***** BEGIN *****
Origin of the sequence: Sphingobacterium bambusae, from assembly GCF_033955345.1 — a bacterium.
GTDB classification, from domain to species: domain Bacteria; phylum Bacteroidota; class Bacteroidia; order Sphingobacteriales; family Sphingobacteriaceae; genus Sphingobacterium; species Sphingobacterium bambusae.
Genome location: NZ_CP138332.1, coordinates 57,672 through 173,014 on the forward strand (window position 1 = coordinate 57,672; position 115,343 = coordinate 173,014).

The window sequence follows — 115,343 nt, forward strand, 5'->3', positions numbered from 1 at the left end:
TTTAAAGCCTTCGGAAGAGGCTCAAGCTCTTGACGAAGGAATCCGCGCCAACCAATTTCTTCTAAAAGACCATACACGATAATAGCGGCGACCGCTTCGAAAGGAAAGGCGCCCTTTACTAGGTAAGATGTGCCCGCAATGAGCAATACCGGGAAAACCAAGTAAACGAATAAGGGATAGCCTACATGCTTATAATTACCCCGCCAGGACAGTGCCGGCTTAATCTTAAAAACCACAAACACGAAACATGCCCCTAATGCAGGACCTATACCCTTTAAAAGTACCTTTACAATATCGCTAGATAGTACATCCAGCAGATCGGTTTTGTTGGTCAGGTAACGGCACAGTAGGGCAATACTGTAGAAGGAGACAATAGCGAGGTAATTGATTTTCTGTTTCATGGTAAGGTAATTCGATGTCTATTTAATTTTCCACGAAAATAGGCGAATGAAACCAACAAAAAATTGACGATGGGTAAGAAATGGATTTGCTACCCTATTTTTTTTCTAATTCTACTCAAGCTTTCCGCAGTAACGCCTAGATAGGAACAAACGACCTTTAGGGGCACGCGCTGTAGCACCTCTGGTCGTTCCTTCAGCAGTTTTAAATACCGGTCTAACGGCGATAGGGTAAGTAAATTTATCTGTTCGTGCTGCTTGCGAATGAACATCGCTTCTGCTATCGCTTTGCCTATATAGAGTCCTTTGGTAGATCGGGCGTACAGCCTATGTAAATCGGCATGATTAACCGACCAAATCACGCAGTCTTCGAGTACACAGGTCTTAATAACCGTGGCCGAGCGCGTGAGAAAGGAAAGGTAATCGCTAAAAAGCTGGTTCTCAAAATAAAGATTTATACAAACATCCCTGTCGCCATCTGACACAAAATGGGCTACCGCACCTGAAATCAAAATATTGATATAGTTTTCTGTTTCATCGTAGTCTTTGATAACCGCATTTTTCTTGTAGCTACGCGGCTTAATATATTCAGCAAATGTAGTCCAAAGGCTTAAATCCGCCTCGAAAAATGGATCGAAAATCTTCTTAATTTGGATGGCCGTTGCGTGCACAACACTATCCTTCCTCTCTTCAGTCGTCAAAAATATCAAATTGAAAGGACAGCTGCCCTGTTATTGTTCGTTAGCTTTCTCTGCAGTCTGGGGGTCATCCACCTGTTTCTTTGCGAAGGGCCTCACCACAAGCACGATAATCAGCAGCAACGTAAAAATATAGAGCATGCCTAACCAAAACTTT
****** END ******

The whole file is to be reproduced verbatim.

Origin of the sequence: Sphingobacterium bambusae, from assembly GCF_033955345.1 — a bacterium.
GTDB classification, from domain to species: domain Bacteria; phylum Bacteroidota; class Bacteroidia; order Sphingobacteriales; family Sphingobacteriaceae; genus Sphingobacterium; species Sphingobacterium bambusae.
Genome location: NZ_CP138332.1, coordinates 57,672 through 173,014 on the forward strand (window position 1 = coordinate 57,672; position 115,343 = coordinate 173,014).

The window sequence follows — 115,343 nt, forward strand, 5'->3', positions numbered from 1 at the left end:
TTTAAAGCCTTCGGAAGAGGCTCAAGCTCTTGACGAAGGAATCCGCGCCAACCAATTTCTTCTAAAAGACCATACACGATAATAGCGGCGACCGCTTCGAAAGGAAAGGCGCCCTTTACTAGGTAAGATGTGCCCGCAATGAGCAATACCGGGAAAACCAAGTAAACGAATAAGGGATAGCCTACATGCTTATAATTACCCCGCCAGGACAGTGCCGGCTTAATCTTAAAAACCACAAACACGAAACATGCCCCTAATGCAGGACCTATACCCTTTAAAAGTACCTTTACAATATCGCTAGATAGTACATCCAGCAGATCGGTTTTGTTGGTCAGGTAACGGCACAGTAGGGCAATACTGTAGAAGGAGACAATAGCGAGGTAATTGATTTTCTGTTTCATGGTAAGGTAATTCGATGTCTATTTAATTTTCCACGAAAATAGGCGAATGAAACCAACAAAAAATTGACGATGGGTAAGAAATGGATTTGCTACCCTATTTTTTTTCTAATTCTACTCAAGCTTTCCGCAGTAACGCCTAGATAGGAACAAACGACCTTTAGGGGCACGCGCTGTAGCACCTCTGGTCGTTCCTTCAGCAGTTTTAAATACCGGTCTAACGGCGATAGGGTAAGTAAATTTATCTGTTCGTGCTGCTTGCGAATGAACATCGCTTCTGCTATCGCTTTGCCTATATAGAGTCCTTTGGTAGATCGGGCGTACAGCCTATGTAAATCGGCATGATTAACCGACCAAATCACGCAGTCTTCGAGTACACAGGTCTTAATAACCGTGGCCGAGCGCGTGAGAAAGGAAAGGTAATCGCTAAAAAGCTGGTTCTCAAAATAAAGATTTATACAAACATCCCTGTCGCCATCTGACACAAAATGGGCTACCGCACCTGAAATCAAAATATTGATATAGTTTTCTGTTTCATCGTAGTCTTTGATAACCGCATTTTTCTTGTAGCTACGCGGCTTAATATATTCAGCAAATGTAGTCCAAAGGCTTAAATCCGCCTCGAAAAATGGATCGAAAATCTTCTTAATTTGGATGGCCGTTGCGTGCACAACACTATCCTTCCTCTCTTCAGTCGTCAAAAATATCAAATTGAAAGGACAGCTGCCCTGTTATTGTTCGTTAGCTTTCTCTGCAGTCTGGGGGTCATCCACCTGTTTCTTTGCGAAGGGCCTCACCACAAGCACGATAATCAGCAGCAACGTAAAAATATAGAGCATGCCTAACCAAAACTTT